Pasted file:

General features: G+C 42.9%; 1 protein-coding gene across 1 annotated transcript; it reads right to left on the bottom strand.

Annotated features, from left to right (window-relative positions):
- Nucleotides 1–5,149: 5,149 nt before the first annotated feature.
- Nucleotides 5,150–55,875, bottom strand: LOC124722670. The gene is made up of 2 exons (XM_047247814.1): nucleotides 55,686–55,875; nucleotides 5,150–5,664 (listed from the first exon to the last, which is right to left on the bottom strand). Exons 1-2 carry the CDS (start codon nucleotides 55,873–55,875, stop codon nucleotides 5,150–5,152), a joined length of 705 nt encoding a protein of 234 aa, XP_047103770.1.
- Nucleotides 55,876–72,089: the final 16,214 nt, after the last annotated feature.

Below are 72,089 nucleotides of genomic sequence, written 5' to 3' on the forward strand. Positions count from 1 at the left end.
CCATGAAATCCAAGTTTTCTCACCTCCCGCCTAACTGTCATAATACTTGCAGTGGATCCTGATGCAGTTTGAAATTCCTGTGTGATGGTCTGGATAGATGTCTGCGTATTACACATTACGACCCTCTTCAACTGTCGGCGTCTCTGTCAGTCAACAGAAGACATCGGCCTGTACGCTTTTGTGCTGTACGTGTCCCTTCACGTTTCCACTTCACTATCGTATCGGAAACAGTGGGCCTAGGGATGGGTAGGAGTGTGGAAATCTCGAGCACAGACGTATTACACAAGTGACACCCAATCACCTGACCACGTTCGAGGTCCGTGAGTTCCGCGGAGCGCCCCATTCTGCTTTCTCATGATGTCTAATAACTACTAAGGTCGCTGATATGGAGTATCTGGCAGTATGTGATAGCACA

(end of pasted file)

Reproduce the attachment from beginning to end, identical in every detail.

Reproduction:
General features: G+C 42.9%; 1 protein-coding gene across 1 annotated transcript; it reads right to left on the bottom strand.

Annotated features, from left to right (window-relative positions):
- Nucleotides 1–5,149: 5,149 nt before the first annotated feature.
- Nucleotides 5,150–55,875, bottom strand: LOC124722670. The gene is made up of 2 exons (XM_047247814.1): nucleotides 55,686–55,875; nucleotides 5,150–5,664 (listed from the first exon to the last, which is right to left on the bottom strand). Exons 1-2 carry the CDS (start codon nucleotides 55,873–55,875, stop codon nucleotides 5,150–5,152), a joined length of 705 nt encoding a protein of 234 aa, XP_047103770.1.
- Nucleotides 55,876–72,089: the final 16,214 nt, after the last annotated feature.

Below are 72,089 nucleotides of genomic sequence, written 5' to 3' on the forward strand. Positions count from 1 at the left end.
CCATGAAATCCAAGTTTTCTCACCTCCCGCCTAACTGTCATAATACTTGCAGTGGATCCTGATGCAGTTTGAAATTCCTGTGTGATGGTCTGGATAGATGTCTGCGTATTACACATTACGACCCTCTTCAACTGTCGGCGTCTCTGTCAGTCAACAGAAGACATCGGCCTGTACGCTTTTGTGCTGTACGTGTCCCTTCACGTTTCCACTTCACTATCGTATCGGAAACAGTGGGCCTAGGGATGGGTAGGAGTGTGGAAATCTCGAGCACAGACGTATTACACAAGTGACACCCAATCACCTGACCACGTTCGAGGTCCGTGAGTTCCGCGGAGCGCCCCATTCTGCTTTCTCATGATGTCTAATAACTACTAAGGTCGCTGATATGGAGTATCTGGCAGTATGTGATAGCACA